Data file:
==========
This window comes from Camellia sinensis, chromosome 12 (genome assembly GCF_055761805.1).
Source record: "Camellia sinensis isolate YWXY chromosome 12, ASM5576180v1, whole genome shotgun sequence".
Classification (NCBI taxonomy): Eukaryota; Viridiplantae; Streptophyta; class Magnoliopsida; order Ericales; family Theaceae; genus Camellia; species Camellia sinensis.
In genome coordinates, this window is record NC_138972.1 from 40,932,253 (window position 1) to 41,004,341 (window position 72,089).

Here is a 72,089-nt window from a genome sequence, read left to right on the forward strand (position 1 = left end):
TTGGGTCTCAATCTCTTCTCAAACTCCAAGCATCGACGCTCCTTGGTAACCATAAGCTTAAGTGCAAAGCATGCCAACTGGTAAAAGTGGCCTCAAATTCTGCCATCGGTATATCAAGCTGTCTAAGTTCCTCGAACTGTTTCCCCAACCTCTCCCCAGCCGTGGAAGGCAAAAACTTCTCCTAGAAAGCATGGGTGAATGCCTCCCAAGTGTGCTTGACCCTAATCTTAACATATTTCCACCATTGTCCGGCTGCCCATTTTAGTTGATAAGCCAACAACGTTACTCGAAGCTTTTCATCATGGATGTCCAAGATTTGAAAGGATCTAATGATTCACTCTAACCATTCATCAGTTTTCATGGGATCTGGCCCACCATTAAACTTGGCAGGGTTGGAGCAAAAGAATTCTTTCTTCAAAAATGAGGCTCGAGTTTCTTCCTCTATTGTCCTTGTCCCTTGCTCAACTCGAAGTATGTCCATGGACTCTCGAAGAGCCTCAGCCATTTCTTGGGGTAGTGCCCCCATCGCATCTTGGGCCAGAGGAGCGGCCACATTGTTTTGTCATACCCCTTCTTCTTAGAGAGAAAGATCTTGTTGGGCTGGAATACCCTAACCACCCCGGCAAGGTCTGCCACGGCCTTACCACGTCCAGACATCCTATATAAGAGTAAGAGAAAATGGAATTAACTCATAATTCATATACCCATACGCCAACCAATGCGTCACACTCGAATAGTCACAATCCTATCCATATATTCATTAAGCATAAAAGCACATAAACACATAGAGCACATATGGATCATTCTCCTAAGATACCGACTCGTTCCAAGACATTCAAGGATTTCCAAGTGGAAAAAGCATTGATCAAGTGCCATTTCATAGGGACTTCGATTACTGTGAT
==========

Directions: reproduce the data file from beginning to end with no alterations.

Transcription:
This window comes from Camellia sinensis, chromosome 12 (genome assembly GCF_055761805.1).
Source record: "Camellia sinensis isolate YWXY chromosome 12, ASM5576180v1, whole genome shotgun sequence".
Classification (NCBI taxonomy): Eukaryota; Viridiplantae; Streptophyta; class Magnoliopsida; order Ericales; family Theaceae; genus Camellia; species Camellia sinensis.
In genome coordinates, this window is record NC_138972.1 from 40,932,253 (window position 1) to 41,004,341 (window position 72,089).

Here is a 72,089-nt window from a genome sequence, read left to right on the forward strand (position 1 = left end):
TTGGGTCTCAATCTCTTCTCAAACTCCAAGCATCGACGCTCCTTGGTAACCATAAGCTTAAGTGCAAAGCATGCCAACTGGTAAAAGTGGCCTCAAATTCTGCCATCGGTATATCAAGCTGTCTAAGTTCCTCGAACTGTTTCCCCAACCTCTCCCCAGCCGTGGAAGGCAAAAACTTCTCCTAGAAAGCATGGGTGAATGCCTCCCAAGTGTGCTTGACCCTAATCTTAACATATTTCCACCATTGTCCGGCTGCCCATTTTAGTTGATAAGCCAACAACGTTACTCGAAGCTTTTCATCATGGATGTCCAAGATTTGAAAGGATCTAATGATTCACTCTAACCATTCATCAGTTTTCATGGGATCTGGCCCACCATTAAACTTGGCAGGGTTGGAGCAAAAGAATTCTTTCTTCAAAAATGAGGCTCGAGTTTCTTCCTCTATTGTCCTTGTCCCTTGCTCAACTCGAAGTATGTCCATGGACTCTCGAAGAGCCTCAGCCATTTCTTGGGGTAGTGCCCCCATCGCATCTTGGGCCAGAGGAGCGGCCACATTGTTTTGTCATACCCCTTCTTCTTAGAGAGAAAGATCTTGTTGGGCTGGAATACCCTAACCACCCCGGCAAGGTCTGCCACGGCCTTACCACGTCCAGACATCCTATATAAGAGTAAGAGAAAATGGAATTAACTCATAATTCATATACCCATACGCCAACCAATGCGTCACACTCGAATAGTCACAATCCTATCCATATATTCATTAAGCATAAAAGCACATAAACACATAGAGCACATATGGATCATTCTCCTAAGATACCGACTCGTTCCAAGACATTCAAGGATTTCCAAGTGGAAAAAGCATTGATCAAGTGCCATTTCATAGGGACTTCGATTACTGTGAT